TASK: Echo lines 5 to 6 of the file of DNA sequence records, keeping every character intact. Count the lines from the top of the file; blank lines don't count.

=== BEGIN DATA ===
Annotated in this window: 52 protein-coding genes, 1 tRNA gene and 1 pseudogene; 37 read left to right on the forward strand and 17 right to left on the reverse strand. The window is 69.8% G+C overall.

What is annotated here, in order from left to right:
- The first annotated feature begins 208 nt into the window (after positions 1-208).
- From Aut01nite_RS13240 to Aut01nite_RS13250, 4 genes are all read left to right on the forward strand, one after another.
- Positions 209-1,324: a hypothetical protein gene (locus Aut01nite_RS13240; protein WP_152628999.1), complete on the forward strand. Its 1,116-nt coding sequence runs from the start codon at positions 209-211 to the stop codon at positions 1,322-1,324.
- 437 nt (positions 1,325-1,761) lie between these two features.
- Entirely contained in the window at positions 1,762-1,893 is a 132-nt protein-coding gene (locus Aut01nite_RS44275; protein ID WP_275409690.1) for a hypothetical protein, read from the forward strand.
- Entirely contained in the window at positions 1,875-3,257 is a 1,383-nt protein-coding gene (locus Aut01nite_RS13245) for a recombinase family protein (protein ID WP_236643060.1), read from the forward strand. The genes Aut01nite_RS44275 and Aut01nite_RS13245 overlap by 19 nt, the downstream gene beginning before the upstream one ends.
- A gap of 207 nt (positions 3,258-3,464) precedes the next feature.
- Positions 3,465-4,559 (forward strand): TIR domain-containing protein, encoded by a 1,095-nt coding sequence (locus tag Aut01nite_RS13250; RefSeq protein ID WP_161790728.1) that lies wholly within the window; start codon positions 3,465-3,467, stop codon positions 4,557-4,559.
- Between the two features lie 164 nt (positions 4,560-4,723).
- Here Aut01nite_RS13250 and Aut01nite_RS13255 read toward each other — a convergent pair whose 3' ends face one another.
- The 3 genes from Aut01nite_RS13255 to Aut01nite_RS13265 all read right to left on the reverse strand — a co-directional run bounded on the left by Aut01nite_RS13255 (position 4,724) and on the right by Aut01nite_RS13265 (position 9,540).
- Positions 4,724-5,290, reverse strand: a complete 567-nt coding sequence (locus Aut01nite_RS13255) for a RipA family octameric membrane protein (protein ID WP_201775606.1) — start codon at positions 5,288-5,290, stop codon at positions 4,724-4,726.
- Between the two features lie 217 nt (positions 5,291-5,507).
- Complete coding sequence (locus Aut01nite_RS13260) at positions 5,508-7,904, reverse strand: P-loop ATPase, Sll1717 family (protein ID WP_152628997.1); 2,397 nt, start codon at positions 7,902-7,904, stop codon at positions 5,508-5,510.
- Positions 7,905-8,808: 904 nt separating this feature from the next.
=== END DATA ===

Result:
- Positions 209-1,324: a hypothetical protein gene (locus Aut01nite_RS13240; protein WP_152628999.1), complete on the forward strand. Its 1,116-nt coding sequence runs from the start codon at positions 209-211 to the stop codon at positions 1,322-1,324.
- 437 nt (positions 1,325-1,761) lie between these two features.